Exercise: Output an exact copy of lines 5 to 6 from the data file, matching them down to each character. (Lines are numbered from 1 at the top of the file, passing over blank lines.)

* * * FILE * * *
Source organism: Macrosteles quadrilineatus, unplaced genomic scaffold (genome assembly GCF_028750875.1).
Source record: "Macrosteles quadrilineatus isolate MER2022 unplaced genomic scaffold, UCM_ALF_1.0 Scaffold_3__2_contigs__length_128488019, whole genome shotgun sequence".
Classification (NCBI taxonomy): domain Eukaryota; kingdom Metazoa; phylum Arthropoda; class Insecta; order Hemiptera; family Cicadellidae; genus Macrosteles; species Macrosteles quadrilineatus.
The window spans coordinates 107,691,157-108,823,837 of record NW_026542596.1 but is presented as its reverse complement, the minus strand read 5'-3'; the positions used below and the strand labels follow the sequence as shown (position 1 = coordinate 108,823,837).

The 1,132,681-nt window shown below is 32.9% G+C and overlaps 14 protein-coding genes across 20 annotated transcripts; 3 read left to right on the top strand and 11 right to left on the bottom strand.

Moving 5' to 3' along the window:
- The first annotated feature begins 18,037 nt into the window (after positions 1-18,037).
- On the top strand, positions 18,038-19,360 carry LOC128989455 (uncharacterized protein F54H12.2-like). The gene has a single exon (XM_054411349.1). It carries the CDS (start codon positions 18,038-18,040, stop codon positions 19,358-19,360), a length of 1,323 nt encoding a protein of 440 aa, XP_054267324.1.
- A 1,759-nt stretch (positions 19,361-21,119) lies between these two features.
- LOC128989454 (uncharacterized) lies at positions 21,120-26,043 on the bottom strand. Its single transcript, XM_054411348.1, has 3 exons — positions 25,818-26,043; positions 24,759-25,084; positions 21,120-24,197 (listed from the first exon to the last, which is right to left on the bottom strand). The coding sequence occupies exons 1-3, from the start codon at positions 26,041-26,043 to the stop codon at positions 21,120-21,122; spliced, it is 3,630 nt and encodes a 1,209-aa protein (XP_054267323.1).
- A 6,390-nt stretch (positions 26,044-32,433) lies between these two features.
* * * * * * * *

The 1,132,681-nt window shown below is 32.9% G+C and overlaps 14 protein-coding genes across 20 annotated transcripts; 3 read left to right on the top strand and 11 right to left on the bottom strand.

Moving 5' to 3' along the window: